What kind of feedback does he give you after an initial cut?
“The basic feedback, overall is, how is Spike reacting to it? And man, he got excited! For him, there was so much there already, to the point he said where going to go out to Cannes, which means we had to show something at Cannes that is in really great shape — almost a fine cut by early March to be considered for the festival in May. And we had to keep going and finish the film up by the end of April. Even if we didn’t know right away if the film was in Cannes.
“Oddly enough, in that very first screening, Spike invited (composer) Terence Blanchard, because he knew he was in New York, and that was shocking to me, because Spike never, never, never has people in the room with him when he screens something for the very first time. Never! And it was so great to have Terence there because Terence could now take what he saw and start thinking about the score. And about two months later they were in LA recording the score. Two month later!
The dance sequence stands out as different in the overall context of the film?
“I am glad you brought that up because nobody really talks about the dance sequence. I thought that was really great. I am really proud of that sequence, because it has do to a couple of things. One, it has to be entertaining and set a place in time, and also be this quick shorthand of their romance. By the end of that dance, you have to think, ‘These two people are crazy about each other.’ Without dialogue — just dancing and singing. You also go into a scene like that and in a movie like this, you can’t feel like, ‘Why are we here?’ I think it accomplished all of those things. I am very happy about that sequence.”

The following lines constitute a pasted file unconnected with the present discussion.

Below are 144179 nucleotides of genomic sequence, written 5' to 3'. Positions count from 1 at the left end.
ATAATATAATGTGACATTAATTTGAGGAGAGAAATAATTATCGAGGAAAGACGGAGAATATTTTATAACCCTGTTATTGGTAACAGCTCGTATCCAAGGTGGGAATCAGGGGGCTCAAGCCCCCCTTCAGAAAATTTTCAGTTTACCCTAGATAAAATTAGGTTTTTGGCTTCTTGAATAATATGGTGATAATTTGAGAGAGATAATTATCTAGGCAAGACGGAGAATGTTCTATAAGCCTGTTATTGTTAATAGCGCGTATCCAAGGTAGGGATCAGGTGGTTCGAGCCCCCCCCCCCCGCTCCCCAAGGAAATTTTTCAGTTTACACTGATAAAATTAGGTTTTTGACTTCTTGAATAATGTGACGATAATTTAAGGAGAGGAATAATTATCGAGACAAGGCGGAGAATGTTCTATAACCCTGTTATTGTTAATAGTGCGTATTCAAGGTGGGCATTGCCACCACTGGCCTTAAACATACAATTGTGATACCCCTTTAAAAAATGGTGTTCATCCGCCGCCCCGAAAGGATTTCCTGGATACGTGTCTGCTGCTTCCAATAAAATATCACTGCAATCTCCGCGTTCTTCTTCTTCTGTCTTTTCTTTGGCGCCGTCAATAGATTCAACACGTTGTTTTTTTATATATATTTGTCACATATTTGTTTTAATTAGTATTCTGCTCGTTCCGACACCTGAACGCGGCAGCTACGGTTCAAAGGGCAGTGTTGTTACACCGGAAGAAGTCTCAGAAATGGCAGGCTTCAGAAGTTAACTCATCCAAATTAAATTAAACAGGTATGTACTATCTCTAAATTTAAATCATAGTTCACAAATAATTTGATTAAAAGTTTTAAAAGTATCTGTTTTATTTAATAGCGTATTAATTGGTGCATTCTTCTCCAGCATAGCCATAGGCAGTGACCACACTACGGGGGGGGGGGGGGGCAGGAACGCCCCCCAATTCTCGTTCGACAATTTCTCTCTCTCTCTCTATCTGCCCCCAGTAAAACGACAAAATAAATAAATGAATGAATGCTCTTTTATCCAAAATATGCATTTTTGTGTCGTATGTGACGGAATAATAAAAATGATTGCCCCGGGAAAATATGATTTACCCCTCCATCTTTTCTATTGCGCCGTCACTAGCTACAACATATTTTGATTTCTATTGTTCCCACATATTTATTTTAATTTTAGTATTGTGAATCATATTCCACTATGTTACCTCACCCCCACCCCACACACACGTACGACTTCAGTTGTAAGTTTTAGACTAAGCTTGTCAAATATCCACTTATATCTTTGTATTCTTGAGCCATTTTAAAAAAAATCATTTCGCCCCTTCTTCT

Can you talk about the scene that contrasts the induction of the Klan members with Harry Belafonte’s character recalling his painful memories?
“I am really happy about how that came together - how that looked and how that feels - and how integrated the two events are and feel like one thing, even though they are diametrically opposed to each other. Emotionally they are one. I am really happy with how that looked.”
The calls between Ron Stallworth and David Duke are also interesting because Duke has no idea that Stallworth isn’t white?